In each telling, let it serve the need of your current moment – to heal, to connect, to break silence, to share, to share pride, to vent, to reflect, or to let go. You don’t have to tell your story to serve what other people want from you.

 #2 Tell your story for YOU.

Social Justice / Swimming Pool

Do you ever hear the words “social justice”, or “racial justice”, “economic justice”, or “the movement” and have absolutely no feelings? That happens to me quite often. These days my eyes glaze over, and I suddenly picture myself jumping into a swimming pool.

When I hear the word “trauma,” I get quiet and my heart feels heavy. The opposite of standing in our power must be stripping us of our power. When that terrible thing happens to a human being, or groups of human beings or entire nations, we call that trauma.

As women of color, we have been forced to de-emotionalize our traumas, so that we are not called “crazy”, irrational, or overly sensitive. For our own survival, women have been forced to quieten/not listen or respond to what’s happening in our bodies. For the many survivors of violence who are women, we have learned to escape, to separate body from spirit from mind, in order to live through the experiences to even have the option of healing.

From what I understand, social justice is about the world getting to a place where it’s truly just for all people. But to know that it’s unjust, you have to hear from the people to whom injustice is done. But if we only tell the “facts” and we cannot identify our needs because it is not safe to feel into our bodies, then how will we open ourselves to truths that fill out a more complete picture? We can’t. We must create spaces where we can both tell the facts and let out the emotions of our traumas and truths.

 #3 The truth-telling of women of color is an eternal fire. Eventually, it burns and cleanses all of us and those around us.

To validate our full selves, we must believe and support one another, and to use women of color spaces to amplify our voice and visibility.

Spirituality

This is a magical power. Our spirit is the center of hope, interconnection, and a source of creativity and bliss. These are the components of true power – the kind that builds connection through love and acceptance. It is similar to maternal love, that source of unconditional loving unique to one who has the divine honor of being a gateway to new life. We do not create life, we simply create space for it to pass through us to take visible form in the world.

#4 Women are goddesses.

Connecting to the spirit level requires prayer, an intentional tapping into that larger power. Pray in whatever way is right for you: pray in silence, pray to music, pray with your body, dance, do yoga, do what is accessible to you that moves your heart in sync with your spirit.

nitika3

#5 Pray your way.

A spiritual community will hold you like no other. Elements of a spiritual community are: a) operating from a place of eternal love and non-judgment, b) caring about the whole person, not just about what they can do or what you are trying to do together, c) singing, dancing, meditation – practices that center and align our spirits, d) sharing good food! e) providing space to share delights as well as grief, f) reading and collective learning from a shared text – whatever has been powerful and grounding , from fiction novels to quotes to Audre Lorde.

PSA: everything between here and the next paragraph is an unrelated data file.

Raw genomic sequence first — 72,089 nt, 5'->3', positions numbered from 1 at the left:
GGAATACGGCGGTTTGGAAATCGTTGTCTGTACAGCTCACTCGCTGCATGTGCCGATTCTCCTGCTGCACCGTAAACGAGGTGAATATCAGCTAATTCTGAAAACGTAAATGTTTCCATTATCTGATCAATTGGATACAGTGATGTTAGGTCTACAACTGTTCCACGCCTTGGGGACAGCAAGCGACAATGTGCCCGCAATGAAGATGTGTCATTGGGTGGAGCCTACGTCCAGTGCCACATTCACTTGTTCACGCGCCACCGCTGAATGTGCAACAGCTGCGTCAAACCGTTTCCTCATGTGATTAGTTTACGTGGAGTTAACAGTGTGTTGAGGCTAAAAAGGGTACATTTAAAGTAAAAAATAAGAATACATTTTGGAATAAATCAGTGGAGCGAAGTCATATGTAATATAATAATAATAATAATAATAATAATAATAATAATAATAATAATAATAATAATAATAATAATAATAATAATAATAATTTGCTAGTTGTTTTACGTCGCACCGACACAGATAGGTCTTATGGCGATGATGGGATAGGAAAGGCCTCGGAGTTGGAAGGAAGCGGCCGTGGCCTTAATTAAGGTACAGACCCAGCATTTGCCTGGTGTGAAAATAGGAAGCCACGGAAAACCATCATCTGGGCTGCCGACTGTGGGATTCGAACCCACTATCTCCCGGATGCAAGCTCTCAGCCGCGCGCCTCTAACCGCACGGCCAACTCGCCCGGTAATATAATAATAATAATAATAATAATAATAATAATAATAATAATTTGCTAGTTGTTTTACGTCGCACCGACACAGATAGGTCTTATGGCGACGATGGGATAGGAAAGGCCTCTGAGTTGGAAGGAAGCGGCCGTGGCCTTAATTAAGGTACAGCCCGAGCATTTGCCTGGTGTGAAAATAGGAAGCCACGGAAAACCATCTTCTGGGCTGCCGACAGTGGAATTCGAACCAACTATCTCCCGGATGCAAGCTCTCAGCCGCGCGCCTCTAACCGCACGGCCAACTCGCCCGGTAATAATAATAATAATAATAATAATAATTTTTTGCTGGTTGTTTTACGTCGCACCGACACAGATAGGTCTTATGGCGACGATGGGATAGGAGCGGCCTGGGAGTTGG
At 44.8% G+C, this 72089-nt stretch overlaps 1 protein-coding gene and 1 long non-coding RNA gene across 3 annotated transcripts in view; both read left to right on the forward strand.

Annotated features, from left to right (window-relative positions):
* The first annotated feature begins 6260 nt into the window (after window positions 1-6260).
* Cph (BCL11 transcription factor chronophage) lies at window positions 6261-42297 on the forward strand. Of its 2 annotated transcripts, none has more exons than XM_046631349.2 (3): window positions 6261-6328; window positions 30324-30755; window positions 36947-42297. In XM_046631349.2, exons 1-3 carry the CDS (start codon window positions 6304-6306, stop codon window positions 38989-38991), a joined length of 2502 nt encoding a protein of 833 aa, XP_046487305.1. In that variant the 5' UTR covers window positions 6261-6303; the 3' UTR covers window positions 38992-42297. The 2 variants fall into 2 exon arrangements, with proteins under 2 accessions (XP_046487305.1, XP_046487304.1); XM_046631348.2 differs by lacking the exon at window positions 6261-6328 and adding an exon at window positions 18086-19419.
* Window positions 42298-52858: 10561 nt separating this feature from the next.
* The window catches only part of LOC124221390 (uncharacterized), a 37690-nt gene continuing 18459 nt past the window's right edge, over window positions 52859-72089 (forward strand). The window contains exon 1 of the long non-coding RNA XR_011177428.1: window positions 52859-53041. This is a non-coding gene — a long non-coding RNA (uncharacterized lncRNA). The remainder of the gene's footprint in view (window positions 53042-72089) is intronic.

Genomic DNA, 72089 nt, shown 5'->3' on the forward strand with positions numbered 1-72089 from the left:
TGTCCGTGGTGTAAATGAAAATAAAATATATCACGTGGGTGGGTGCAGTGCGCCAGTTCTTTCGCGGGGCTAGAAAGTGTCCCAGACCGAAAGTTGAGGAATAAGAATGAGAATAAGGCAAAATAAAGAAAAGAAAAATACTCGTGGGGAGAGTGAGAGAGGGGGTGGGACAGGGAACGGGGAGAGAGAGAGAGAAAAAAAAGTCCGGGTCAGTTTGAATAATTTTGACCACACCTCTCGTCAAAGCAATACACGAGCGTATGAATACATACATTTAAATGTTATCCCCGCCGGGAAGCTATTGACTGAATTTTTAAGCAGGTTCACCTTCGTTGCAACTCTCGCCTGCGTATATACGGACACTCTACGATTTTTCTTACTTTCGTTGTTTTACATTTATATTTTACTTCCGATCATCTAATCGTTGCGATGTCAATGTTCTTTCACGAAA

We have to bring our whole selves to our social justice work, including our sacred ways of being and doing.

 #6 Build a spiritual community, be a part of a community of faith.

One version of my story

My parents were born in the mid-1950’s, in newly independent India post British colonization. Both were raised poor/working class; they had a traditional arranged marriage. Free local education led to upward class mobility, and joining the professional middle class. They migrated to Kuwait in the late 70’s where I was raised, and was sexually abused until the Gulf War, when our living situation changed. (The violence in my life ended, only to be replaced with the violence that happens in war – to people of all genders and ages). Fast-forward. In 2000 I moved to the U.S., studied computer science, found that the men in my department sexually harassed the few women (10%) in the program. I joined anti-violence work on campus. I went to get a masters in social work, then got married, realized I was queer, came out, and my family confronted the man who had abused me, my uncle. My parents in the meantime had started a business, gotten rich, paid for my undergraduate and graduate education. I got divorced, got a job, found out I have endometriosis, and have become eternally committed to working for equal dignity for all people. Now I live in New York, where I am happy and in love with God, and also with my life and all the people in it.

Another version of my story, on days when I don’t have the energy to tell it all, or days when I know it doesn’t matter anymore because it’s the past and it’s not Now.

All that happened was meant to be. I learned a lot from it, about how to stand in my truth first, and then to stand in my power. Now if only we can keep standing in love as we work for justice, it will all be okay. The path will not end in peace if the process is not gentle.

#7 To have a peaceful life, it really helps to make peace with your family of origin.

And healing takes time. To live is to heal, and to heal is to become a phoenix. We burn our old self and renew our life. Spiritual growth is being open to all the ways of loving and living, and letting go. If this is how we are living, we are leading lives centered in spirit and in integrity with the world.

#8 Healing is inevitable.

When i lived in You

When i lived in Beauty

i smiled easily and often

When i lived in Truth

i became bolder and kinder

When i lived in Love

it gave me pleasure to give

And so,

Beauty, Truth and Love came to live in me.

#9 To be a leader is to be your own true self.